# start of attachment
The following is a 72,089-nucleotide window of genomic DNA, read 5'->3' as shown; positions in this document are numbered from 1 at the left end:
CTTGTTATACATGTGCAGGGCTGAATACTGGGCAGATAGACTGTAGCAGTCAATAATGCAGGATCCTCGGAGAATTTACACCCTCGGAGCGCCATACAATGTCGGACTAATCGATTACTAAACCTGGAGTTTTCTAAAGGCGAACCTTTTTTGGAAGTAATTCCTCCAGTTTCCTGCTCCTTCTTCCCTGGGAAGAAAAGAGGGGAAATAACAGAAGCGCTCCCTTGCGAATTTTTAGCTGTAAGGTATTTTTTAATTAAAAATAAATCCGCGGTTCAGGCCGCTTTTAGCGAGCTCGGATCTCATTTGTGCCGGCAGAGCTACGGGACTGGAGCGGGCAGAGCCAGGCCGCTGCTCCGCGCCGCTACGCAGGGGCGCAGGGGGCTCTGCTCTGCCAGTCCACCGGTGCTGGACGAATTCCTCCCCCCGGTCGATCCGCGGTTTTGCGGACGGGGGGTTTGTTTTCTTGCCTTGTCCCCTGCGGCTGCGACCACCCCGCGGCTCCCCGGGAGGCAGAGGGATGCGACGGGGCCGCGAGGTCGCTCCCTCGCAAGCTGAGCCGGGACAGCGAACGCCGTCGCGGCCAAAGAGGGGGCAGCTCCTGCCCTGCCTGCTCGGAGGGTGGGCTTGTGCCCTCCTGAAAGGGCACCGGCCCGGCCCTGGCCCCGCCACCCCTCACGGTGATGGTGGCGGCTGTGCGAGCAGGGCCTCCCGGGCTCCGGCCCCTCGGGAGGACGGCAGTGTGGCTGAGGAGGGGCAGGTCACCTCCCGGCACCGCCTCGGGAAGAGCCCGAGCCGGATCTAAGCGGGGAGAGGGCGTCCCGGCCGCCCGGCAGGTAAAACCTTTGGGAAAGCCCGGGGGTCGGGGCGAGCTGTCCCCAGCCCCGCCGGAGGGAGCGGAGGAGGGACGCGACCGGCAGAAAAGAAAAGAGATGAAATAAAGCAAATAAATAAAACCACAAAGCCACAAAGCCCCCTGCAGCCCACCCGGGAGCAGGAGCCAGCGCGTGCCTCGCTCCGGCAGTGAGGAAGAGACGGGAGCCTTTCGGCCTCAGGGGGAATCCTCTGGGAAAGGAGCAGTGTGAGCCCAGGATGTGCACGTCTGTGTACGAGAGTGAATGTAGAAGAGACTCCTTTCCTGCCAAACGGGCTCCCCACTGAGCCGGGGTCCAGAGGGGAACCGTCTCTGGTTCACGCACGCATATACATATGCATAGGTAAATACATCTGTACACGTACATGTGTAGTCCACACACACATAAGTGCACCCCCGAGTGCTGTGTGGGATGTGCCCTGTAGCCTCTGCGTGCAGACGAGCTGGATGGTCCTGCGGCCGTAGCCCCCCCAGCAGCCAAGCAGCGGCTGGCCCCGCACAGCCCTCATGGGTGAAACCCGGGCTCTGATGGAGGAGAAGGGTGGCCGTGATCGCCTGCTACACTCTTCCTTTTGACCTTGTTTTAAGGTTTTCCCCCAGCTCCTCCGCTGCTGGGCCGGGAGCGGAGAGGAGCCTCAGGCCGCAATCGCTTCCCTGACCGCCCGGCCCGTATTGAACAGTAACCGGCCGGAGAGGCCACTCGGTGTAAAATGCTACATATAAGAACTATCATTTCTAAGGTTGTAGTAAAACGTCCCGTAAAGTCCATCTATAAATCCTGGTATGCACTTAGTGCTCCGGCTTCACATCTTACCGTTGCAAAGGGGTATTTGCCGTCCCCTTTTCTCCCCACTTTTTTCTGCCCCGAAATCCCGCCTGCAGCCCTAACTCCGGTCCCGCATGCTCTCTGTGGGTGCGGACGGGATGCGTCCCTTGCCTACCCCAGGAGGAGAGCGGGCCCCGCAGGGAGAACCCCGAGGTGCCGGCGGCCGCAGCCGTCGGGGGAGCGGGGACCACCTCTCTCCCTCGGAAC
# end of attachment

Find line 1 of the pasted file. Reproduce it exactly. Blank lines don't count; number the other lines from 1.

The following is a 72,089-nucleotide window of genomic DNA, read 5'->3' as shown; positions in this document are numbered from 1 at the left end: